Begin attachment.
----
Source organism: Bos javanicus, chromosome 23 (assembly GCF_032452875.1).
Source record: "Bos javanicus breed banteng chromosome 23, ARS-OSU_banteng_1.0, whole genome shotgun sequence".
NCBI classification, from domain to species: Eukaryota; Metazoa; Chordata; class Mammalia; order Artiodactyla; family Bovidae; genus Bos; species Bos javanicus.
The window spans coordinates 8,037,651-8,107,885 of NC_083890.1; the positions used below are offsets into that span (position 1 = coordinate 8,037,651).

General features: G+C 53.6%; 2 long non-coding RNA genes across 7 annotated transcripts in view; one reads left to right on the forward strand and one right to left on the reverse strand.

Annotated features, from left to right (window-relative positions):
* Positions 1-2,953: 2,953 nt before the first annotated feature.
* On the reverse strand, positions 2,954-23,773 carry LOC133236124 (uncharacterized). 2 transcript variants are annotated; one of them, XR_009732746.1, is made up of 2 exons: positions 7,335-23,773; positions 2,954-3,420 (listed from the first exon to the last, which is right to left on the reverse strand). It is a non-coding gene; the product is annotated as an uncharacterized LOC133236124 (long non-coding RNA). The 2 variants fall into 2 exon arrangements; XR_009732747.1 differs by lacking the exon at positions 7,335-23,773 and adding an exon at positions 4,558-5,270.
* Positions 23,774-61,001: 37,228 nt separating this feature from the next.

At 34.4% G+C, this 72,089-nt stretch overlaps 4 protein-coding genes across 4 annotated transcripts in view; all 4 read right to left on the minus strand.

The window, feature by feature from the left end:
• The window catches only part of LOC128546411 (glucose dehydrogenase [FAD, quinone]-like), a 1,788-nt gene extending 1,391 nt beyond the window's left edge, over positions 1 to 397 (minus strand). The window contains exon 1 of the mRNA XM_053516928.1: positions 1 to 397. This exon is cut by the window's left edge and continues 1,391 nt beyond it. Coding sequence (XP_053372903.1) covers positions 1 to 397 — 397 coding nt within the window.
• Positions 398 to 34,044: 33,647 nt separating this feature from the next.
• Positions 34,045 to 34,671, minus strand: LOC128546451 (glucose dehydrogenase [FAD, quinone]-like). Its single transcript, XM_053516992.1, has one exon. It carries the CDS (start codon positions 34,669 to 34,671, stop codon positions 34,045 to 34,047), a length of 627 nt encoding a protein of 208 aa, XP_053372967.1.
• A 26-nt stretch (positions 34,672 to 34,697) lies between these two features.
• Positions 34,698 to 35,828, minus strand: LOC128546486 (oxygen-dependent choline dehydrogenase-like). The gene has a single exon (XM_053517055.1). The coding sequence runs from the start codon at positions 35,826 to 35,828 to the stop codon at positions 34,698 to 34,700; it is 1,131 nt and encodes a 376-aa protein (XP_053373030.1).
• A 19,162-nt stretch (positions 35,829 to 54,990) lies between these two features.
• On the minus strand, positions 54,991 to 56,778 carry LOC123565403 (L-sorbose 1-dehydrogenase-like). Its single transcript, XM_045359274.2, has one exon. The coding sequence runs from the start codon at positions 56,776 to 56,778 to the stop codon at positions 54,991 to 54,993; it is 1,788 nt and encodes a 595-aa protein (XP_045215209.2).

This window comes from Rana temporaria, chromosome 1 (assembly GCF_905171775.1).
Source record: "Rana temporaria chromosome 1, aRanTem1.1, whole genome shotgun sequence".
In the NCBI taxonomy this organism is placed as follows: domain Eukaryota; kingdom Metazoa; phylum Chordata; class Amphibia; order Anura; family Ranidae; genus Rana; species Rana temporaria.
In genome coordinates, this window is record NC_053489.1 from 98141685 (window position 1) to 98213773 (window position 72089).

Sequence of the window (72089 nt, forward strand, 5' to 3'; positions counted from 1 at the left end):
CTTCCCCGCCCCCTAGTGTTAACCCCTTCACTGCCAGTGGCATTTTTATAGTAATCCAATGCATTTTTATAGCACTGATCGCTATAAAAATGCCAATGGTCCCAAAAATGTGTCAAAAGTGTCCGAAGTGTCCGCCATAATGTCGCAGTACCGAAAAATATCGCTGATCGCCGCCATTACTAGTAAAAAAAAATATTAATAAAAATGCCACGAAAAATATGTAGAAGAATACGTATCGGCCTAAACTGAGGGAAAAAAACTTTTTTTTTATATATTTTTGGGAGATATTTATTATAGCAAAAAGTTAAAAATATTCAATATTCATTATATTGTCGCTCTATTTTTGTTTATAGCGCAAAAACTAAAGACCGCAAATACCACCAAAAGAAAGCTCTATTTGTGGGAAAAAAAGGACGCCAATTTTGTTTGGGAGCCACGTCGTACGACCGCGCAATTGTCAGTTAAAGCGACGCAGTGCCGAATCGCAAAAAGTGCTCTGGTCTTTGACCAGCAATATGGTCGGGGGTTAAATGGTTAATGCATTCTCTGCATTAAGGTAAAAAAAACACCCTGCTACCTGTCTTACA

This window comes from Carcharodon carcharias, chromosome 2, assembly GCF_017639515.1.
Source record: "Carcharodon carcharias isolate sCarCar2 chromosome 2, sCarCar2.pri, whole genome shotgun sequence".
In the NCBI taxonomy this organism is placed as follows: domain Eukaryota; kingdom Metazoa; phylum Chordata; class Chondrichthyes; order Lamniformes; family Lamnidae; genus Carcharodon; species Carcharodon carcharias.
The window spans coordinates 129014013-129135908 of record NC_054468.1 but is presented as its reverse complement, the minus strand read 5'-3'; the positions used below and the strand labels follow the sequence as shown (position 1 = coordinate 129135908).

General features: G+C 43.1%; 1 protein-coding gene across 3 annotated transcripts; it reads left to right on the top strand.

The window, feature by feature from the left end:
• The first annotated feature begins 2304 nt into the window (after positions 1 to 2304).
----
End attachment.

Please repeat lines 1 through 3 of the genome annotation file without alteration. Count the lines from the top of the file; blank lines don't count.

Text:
Source organism: Bos javanicus, chromosome 23 (assembly GCF_032452875.1).
Source record: "Bos javanicus breed banteng chromosome 23, ARS-OSU_banteng_1.0, whole genome shotgun sequence".
NCBI classification, from domain to species: Eukaryota; Metazoa; Chordata; class Mammalia; order Artiodactyla; family Bovidae; genus Bos; species Bos javanicus.